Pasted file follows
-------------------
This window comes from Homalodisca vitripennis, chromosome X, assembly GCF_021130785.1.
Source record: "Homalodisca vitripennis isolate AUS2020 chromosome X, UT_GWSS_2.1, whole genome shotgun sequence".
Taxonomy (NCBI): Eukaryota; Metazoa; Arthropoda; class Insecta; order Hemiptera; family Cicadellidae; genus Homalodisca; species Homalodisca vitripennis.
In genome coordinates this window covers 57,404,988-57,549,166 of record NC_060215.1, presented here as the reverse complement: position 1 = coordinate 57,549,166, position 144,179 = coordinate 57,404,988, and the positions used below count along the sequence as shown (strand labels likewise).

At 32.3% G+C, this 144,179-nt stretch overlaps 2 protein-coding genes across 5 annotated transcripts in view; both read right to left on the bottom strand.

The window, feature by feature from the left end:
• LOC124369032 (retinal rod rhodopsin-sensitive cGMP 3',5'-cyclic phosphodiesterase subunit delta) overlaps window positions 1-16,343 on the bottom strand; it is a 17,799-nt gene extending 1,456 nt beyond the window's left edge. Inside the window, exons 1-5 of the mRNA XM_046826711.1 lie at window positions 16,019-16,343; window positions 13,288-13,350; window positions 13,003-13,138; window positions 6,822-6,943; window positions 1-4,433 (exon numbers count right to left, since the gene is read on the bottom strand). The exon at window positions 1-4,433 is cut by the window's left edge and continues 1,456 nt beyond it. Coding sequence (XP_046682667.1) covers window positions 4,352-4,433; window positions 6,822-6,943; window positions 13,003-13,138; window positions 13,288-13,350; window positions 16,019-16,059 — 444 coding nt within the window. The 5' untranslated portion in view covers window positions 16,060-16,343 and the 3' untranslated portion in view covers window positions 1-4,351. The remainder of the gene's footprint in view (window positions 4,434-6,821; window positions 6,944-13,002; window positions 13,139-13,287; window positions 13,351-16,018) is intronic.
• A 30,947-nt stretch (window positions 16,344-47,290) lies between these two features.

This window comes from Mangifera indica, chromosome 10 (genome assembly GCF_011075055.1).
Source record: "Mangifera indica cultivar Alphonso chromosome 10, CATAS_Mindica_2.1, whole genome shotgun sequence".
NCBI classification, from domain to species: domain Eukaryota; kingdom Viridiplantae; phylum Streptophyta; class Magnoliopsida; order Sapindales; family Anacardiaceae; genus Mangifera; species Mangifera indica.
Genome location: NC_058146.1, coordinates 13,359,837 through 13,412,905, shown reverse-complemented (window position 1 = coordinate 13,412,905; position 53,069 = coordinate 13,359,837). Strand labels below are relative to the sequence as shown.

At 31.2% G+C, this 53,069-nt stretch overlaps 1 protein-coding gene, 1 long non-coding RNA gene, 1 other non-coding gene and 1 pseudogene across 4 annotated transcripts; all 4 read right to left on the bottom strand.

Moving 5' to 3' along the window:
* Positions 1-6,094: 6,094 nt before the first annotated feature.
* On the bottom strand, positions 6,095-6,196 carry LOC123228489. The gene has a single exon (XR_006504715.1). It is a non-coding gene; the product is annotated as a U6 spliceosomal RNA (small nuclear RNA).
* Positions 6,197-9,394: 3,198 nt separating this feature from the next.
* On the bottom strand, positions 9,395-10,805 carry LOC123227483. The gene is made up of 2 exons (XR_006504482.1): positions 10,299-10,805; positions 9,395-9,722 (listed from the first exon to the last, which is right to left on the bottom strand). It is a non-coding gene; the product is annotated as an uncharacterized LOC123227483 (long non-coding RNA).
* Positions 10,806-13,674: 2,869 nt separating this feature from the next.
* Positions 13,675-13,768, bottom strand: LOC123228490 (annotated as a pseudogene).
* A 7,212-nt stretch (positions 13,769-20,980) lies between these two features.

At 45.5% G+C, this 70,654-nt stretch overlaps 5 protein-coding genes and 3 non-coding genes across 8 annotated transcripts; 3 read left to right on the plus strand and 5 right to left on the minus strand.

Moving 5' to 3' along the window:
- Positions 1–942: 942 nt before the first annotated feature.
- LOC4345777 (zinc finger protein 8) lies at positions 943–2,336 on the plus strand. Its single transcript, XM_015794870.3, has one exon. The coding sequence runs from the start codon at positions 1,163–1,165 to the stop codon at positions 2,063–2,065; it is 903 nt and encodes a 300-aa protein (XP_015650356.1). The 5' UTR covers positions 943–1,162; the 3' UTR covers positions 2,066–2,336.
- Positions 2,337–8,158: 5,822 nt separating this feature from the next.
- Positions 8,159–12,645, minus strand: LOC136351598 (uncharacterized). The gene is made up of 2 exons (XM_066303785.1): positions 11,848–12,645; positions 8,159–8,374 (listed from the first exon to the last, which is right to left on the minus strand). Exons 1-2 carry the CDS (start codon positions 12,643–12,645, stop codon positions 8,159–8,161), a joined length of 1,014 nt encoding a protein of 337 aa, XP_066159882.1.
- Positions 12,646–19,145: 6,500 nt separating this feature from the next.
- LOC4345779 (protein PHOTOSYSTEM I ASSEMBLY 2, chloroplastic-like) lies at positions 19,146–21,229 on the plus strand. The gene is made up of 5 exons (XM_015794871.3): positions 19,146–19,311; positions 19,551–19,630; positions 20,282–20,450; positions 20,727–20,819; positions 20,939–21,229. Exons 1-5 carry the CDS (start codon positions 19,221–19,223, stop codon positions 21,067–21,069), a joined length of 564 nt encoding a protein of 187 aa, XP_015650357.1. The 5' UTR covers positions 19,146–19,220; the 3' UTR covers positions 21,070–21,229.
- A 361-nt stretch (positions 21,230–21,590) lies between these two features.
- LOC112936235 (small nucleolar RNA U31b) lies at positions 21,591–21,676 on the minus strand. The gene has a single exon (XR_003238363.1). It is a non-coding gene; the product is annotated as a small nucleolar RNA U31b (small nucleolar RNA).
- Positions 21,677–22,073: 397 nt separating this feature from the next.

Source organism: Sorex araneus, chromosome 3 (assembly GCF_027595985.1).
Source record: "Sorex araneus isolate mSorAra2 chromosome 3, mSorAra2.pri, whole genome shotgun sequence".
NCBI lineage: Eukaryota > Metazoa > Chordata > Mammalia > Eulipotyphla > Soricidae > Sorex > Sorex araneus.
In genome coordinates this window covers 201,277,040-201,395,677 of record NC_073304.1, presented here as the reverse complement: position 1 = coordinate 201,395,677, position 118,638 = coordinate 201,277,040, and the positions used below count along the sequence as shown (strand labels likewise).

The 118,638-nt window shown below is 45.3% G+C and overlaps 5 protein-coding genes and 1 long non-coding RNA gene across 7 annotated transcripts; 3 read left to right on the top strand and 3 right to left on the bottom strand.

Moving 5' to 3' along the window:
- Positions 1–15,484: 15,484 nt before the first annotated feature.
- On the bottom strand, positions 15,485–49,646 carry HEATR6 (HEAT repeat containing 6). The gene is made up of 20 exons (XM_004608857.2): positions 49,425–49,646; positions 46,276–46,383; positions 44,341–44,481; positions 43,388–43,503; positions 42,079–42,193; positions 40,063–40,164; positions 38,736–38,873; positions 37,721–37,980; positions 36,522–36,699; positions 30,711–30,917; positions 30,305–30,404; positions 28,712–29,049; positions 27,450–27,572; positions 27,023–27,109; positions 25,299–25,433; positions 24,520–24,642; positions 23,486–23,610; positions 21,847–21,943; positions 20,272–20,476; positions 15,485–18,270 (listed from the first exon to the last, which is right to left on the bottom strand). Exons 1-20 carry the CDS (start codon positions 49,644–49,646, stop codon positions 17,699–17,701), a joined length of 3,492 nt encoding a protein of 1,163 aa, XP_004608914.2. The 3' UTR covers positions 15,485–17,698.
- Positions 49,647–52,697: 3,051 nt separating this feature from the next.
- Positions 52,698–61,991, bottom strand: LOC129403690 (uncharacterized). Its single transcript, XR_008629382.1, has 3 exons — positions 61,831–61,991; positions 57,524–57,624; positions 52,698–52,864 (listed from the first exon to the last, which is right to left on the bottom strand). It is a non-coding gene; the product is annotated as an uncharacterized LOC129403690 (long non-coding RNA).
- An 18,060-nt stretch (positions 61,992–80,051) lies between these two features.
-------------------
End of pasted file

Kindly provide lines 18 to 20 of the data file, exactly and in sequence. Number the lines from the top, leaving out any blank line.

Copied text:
* On the bottom strand, positions 9,395-10,805 carry LOC123227483. The gene is made up of 2 exons (XR_006504482.1): positions 10,299-10,805; positions 9,395-9,722 (listed from the first exon to the last, which is right to left on the bottom strand). It is a non-coding gene; the product is annotated as an uncharacterized LOC123227483 (long non-coding RNA).
* Positions 10,806-13,674: 2,869 nt separating this feature from the next.
* Positions 13,675-13,768, bottom strand: LOC123228490 (annotated as a pseudogene).